Military recruitment lags despite reduced targets, record incentives to boost interest
The military touts a "recruit’s market" that should attract fresh blood into its ranks as each branch faces recruiting shortfalls following the coronavirus pandemic.
"In real estate, you talk about buyer's and seller's markets," Maj. Gen. Edward W. Thomas Jr., commander of the Air Force Recruiting Service, told Fox News Digital. "You know, this is a recruiting market right now. There are good opportunities to serve and good incentives to do so."
The military faced a drop-off in recruitment during the pandemic: Each branch met active component goals, but reserve numbers have fallen short each year. That shortage has now hit the Active component goals for the Army and Navy, with other branches just meeting their goals.
One significant factor that Thomas highlighted is the lack of engagement the military could pursue while schools remained remote in 2020 during nationwide lockdowns: A 2018 report by the Institute for Defense Analyses heavily focused on recruitment at the high school level, indicating the high value placed on that pipeline.
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"Really in the long term … it's declining eligibility, declining propensity or interest in serving and declining trust in government," Thomas said.
"Today, 77% of American youth aged 17 to 24 will not qualify to serve the United States military without a waiver, 77%," he continued. "That's based on a variety of different reasons, from weight to medical issues to academic issues to behavioral issues, mental health issues. It's a wide variety with 77% don't qualify without a waiver."
And Thomas admitted that the perception around the military withdrawal from Afghanistan may have impacted recruitment in the last six months, but stressed that he would not consider it "one of the primary drivers."
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The drop-off forced the military to reduce their goals, which they were able to do thanks to higher-than-usual retention.
"Back in 2020 and '21, we did reduce our recruiting goals slightly because retention was high," Thomas said. "We have not seen that in wanting to."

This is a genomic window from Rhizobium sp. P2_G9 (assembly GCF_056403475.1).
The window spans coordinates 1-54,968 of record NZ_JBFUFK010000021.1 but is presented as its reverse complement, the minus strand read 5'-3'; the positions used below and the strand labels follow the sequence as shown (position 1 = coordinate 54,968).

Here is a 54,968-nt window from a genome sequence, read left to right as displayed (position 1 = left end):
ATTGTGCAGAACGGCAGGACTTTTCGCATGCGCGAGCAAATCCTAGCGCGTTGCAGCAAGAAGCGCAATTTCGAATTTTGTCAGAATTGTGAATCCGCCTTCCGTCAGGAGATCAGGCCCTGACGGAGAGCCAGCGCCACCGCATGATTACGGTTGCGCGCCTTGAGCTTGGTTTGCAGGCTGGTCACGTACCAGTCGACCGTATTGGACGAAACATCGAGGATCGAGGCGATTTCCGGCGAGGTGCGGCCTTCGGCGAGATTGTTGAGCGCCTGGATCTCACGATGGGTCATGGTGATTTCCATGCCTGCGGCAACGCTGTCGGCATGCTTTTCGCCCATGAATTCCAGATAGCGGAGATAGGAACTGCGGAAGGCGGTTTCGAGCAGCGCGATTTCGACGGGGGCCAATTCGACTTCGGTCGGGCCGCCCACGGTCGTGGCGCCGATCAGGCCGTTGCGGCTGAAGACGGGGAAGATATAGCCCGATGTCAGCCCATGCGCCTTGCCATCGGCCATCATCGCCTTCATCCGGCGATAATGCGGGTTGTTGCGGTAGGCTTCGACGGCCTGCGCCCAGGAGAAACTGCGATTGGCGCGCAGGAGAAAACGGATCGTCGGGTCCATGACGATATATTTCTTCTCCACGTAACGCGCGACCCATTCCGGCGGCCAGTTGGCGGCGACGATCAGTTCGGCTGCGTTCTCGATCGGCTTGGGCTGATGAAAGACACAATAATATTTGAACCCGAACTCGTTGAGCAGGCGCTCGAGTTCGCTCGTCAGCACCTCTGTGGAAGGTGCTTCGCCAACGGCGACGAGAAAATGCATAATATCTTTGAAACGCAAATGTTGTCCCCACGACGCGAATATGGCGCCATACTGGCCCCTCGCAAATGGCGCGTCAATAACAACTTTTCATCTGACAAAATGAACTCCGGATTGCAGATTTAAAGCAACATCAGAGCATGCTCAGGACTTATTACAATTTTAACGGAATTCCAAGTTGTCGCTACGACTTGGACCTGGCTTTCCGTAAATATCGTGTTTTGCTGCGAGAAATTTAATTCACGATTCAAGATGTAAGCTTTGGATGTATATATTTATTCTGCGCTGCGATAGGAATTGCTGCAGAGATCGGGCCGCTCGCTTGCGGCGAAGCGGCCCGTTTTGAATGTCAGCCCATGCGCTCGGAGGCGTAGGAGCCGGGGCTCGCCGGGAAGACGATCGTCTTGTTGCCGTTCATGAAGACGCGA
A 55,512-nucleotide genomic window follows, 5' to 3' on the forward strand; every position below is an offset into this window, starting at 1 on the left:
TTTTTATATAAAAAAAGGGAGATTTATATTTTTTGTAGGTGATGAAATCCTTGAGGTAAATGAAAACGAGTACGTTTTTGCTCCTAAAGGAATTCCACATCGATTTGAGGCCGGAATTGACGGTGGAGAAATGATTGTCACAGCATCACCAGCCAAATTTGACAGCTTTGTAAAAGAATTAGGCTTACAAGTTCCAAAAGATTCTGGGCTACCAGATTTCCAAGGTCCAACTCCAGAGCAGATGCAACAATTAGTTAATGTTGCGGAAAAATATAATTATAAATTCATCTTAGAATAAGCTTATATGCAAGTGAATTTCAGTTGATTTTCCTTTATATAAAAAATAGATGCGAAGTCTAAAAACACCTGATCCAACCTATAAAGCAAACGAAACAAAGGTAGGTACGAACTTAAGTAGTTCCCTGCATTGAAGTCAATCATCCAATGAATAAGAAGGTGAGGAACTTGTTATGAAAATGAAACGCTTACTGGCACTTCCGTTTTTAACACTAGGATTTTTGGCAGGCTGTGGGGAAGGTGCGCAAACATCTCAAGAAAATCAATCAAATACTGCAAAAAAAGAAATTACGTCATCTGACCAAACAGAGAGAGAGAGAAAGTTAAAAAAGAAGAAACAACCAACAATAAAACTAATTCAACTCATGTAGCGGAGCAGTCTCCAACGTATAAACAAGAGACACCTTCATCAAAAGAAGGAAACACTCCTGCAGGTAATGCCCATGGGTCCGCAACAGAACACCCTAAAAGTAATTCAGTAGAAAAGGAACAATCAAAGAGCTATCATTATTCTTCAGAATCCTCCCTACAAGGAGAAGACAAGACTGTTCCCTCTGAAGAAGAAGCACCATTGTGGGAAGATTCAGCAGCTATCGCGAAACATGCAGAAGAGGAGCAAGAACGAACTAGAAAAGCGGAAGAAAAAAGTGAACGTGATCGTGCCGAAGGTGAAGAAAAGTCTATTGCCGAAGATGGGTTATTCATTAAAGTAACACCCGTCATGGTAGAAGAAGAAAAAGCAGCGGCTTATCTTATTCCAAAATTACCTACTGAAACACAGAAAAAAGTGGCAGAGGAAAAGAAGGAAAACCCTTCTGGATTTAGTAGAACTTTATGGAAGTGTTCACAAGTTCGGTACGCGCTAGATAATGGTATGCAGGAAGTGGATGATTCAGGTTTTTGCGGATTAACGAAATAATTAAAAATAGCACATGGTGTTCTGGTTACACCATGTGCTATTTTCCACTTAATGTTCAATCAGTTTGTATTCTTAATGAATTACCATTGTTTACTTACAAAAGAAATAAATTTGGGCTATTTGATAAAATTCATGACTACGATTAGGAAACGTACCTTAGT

"What we saw when COVID hit, we had record high retention in the Air Force and I believe across the body," Thomas explained. "You know, frankly, it just wasn't a great time to transition out into the civil sector to be looking for a job. With all the uncertainty both in the market and people's personal lives with COVID, retention was high."
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Thomas argued that the job market continues to play a major factor in the recruitment equation. With the nation facing its highest level of employment in 50 years, the military faces "fierce" competition with the general job market. The rate of unemployment spiked early in the pandemic but has since then returned to around 3.5%
"It's good for the nation in general," he said. "It makes the battle for talent all that much more ferocious."
To try and compete with that healthy market, the military has offered larger-than-usual bonuses, including up to $50,000 for certain fields, such as special warfare. Other fields for "hard to fill jobs" have incentives ranging from $3000 to $6000. The main goal is to keep trying to attract the best of the best, including varsity athletes, candidates with multiple language proficiency or candidates with expertise in niche fields including crypto.
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Part of the problem may be due to the lack of understanding when it comes to the kinds of roles available in the military. In just the Air Force alone, Thomas noted that there are "about 130 enlisted career fields."
"Almost anything you can do in a major city, maybe other than being a stockbroker, you know, or a few select jobs you can pretty much do in the Air Force," he explained. "So all of the peripherals that we recruit for, we're recruiting for medical, for radiology technicians, for dental technicians … you name it."